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If you have done any printer ink shopping recently you will have noticed that colour ink surpasses black ink in terms of pricing. Of course, not everyone requires coloured ink for their printers, but for those of you who do, you must wonder why it costs so much more.


On average, you can pay up to 30% more for colour ink cartridges compared to their black counterparts. The main reason for this is that colour ink is far more complex - a black ink cartridge will only have a single ink reservoir for one colour, whereas a colour cartridge will have to have at least 3 reservoirs for 3 separate colours. This fact means that manufacturing colour ink cartridges is a more expensive process due to the intricate design necessary.


In fact, if you are looking to save money, we'd recommend that you avoid printers that use tri-colour cartridges. The problem with multicoloured cartridges is if you use a lot of blue ink - for example  - when they run dry your printer will then stop functioning completely; this also leaves you in the unfavourable position of having to discard your entire cartridge, even if the red and green chambers are completely full.


Basically, in order to form the most cost-effective printing plan you have to consider exactly what it is you're going to be printing. If you're mainly going to be printing plain black documents, then obviously it's pointless having a colour printer in the first place...


If you are going to require colour documents, think carefully when purchasing your device as to what printer ink cartridges it takes, and how much it is going to cost to maintain them.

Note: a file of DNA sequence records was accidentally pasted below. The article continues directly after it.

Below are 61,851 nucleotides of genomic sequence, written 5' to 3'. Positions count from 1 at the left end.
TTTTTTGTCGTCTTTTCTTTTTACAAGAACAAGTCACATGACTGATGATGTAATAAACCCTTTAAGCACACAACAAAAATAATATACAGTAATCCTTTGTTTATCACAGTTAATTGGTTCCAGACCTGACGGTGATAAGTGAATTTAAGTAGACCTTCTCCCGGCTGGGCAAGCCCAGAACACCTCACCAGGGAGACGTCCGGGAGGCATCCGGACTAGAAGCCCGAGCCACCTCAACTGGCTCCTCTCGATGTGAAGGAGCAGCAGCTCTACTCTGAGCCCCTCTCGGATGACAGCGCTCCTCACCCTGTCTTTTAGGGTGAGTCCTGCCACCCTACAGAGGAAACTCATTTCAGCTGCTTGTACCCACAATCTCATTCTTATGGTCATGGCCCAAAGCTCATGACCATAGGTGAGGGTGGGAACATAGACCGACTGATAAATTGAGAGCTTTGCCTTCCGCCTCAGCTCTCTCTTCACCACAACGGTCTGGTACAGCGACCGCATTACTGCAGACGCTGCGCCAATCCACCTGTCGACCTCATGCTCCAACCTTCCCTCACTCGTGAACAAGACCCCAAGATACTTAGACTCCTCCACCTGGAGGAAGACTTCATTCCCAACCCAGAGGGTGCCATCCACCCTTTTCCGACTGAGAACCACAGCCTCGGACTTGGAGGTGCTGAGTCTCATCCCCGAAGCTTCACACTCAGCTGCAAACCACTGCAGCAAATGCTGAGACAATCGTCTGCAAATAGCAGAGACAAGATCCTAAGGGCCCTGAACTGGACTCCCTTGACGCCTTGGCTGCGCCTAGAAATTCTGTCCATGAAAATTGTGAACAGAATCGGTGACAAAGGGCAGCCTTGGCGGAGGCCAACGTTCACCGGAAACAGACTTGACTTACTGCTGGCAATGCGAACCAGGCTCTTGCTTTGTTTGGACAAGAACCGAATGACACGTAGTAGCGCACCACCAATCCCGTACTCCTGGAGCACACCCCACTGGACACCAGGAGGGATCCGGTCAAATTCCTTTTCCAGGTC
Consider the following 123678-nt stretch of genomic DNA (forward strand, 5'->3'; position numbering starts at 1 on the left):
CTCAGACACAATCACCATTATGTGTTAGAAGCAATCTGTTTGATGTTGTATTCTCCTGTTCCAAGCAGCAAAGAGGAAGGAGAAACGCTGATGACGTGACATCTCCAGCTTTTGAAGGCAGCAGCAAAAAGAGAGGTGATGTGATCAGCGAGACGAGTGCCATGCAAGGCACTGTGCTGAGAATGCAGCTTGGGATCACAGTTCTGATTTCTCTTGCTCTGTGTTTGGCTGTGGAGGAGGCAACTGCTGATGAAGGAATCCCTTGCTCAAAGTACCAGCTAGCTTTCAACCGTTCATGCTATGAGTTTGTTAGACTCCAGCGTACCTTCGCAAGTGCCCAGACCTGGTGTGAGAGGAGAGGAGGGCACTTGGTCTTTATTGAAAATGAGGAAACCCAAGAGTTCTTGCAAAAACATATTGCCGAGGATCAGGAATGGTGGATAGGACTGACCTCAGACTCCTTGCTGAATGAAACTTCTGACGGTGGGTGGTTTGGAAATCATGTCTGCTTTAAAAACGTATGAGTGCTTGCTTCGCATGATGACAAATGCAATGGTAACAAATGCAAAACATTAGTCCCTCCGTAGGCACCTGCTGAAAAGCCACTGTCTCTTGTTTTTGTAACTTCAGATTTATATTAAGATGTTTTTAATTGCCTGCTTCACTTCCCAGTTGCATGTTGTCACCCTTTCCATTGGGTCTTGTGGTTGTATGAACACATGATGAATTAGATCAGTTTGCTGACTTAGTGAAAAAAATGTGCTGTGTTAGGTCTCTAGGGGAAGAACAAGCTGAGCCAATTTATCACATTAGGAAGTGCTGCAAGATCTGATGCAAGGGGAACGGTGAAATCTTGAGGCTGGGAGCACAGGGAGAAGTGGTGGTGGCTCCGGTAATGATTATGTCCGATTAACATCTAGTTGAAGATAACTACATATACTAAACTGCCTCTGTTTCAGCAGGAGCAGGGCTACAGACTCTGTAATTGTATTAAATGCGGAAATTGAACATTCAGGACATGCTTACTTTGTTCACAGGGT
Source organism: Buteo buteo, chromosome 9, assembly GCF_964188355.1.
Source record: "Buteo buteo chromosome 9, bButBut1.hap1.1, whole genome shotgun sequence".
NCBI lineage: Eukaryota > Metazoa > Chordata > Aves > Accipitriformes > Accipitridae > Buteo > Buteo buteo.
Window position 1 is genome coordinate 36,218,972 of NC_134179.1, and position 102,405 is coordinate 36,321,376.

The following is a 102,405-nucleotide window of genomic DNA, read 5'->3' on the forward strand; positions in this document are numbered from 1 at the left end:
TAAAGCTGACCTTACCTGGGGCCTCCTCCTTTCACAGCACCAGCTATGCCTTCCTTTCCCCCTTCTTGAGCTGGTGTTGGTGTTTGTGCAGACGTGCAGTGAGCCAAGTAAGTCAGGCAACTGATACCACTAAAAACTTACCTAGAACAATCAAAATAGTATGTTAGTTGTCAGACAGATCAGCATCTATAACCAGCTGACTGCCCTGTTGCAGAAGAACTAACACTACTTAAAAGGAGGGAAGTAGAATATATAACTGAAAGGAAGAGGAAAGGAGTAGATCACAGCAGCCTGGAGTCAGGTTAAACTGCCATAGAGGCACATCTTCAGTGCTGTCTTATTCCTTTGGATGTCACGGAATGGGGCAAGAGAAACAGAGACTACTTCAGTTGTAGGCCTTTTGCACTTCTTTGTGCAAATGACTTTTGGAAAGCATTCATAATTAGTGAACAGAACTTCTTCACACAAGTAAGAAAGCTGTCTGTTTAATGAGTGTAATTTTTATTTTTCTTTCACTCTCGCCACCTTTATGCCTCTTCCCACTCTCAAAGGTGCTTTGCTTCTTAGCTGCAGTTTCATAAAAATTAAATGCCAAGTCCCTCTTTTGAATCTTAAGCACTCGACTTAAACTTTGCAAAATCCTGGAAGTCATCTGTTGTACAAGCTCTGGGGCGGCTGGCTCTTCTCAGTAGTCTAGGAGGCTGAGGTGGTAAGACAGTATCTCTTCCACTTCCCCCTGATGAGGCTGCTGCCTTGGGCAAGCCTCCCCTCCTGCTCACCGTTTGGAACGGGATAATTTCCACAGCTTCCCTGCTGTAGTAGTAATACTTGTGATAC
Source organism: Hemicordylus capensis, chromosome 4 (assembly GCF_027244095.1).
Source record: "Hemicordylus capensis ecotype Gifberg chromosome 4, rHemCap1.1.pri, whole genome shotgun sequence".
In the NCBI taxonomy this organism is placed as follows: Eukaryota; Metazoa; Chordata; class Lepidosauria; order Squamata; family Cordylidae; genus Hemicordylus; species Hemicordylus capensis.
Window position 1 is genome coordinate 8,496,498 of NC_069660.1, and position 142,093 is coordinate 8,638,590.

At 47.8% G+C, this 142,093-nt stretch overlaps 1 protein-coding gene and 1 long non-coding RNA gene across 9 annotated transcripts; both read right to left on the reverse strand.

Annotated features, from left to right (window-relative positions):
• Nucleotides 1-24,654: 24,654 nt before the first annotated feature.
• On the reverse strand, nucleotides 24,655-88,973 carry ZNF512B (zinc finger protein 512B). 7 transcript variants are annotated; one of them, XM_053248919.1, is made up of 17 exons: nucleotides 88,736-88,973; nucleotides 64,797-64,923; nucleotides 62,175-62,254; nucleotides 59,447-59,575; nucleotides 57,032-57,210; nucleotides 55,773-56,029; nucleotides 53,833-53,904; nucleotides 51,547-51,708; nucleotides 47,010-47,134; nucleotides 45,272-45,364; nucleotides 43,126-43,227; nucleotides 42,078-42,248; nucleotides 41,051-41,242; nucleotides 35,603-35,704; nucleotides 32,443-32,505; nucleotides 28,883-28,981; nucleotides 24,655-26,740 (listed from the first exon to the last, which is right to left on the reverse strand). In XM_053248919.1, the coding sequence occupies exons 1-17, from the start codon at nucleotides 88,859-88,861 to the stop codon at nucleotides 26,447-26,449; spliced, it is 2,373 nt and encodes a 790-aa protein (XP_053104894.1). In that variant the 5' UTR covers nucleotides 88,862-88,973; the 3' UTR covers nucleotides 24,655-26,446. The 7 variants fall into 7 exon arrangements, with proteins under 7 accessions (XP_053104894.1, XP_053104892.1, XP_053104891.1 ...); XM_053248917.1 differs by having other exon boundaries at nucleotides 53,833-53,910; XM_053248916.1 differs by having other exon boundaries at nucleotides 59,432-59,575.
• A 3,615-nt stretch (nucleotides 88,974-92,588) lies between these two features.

For some reason, printer manufacturers have never put a lot of effort into naming their machines. It would be refreshing to see someone like Brother or HP roll out a new model called 'The Inkredible' or 'Colourama', but no - it's always DCP this and 3800DN that. How boring.


But have you ever wondered what those names might mean? A quick browse through our toner cartridge range will throw up a mind-boggling variety of acronyms and suffixes, but unless you're already a printing expert, it's probably all greek to you. What, for example, is the difference between an HP LaserJet 3500 and an HP LaserJet 3500n


In today's blog, we're going to explain what some of those letters stand for. Note that different manufacturers use different nomenclature, so this information will vary between brands; still, most of these are reasonably universal:


  • D is for Duplexing: This printer is capable of double-sided printing.

  • L is...a tricky one. It can denote a low-speed printer (although this is more commonly written as LS); bizarrely, HP have also been known to use it to denote a stapler function (see S).

  • M means that this printer has PostScript capabilities. Not to be confused with...

  • MFP is for Multi-Fucntion Printer: This printer also functions as a scanner, photocopier, etc.

  • is for Network: This printer is network-ready, meaning that multiple printers can connect to it at once. Non-network printers must be plugged into the computer you're printing from.

  • is for Stapler or Stacker: This printer has a built-in stapling function...or a paper stacker for large jobs. Not to be confused with...

  • SE is for Special Edition: This printer was marketed as a 'special' version of a previous model. Note that this doesn't refer to any specific features or functions.

  • Si is used by Hewlett-Packard to denote high-volume printers.

  • T is for Tray: This printer has an additional paper tray.

  • is for Wireless: Printer can connect to the network wirelessly (as opposed to printers, which have to be physically connected to the network).

  • X is used to denote that this printer has several different features - it looks a bit cleaner than DTNSL, after all!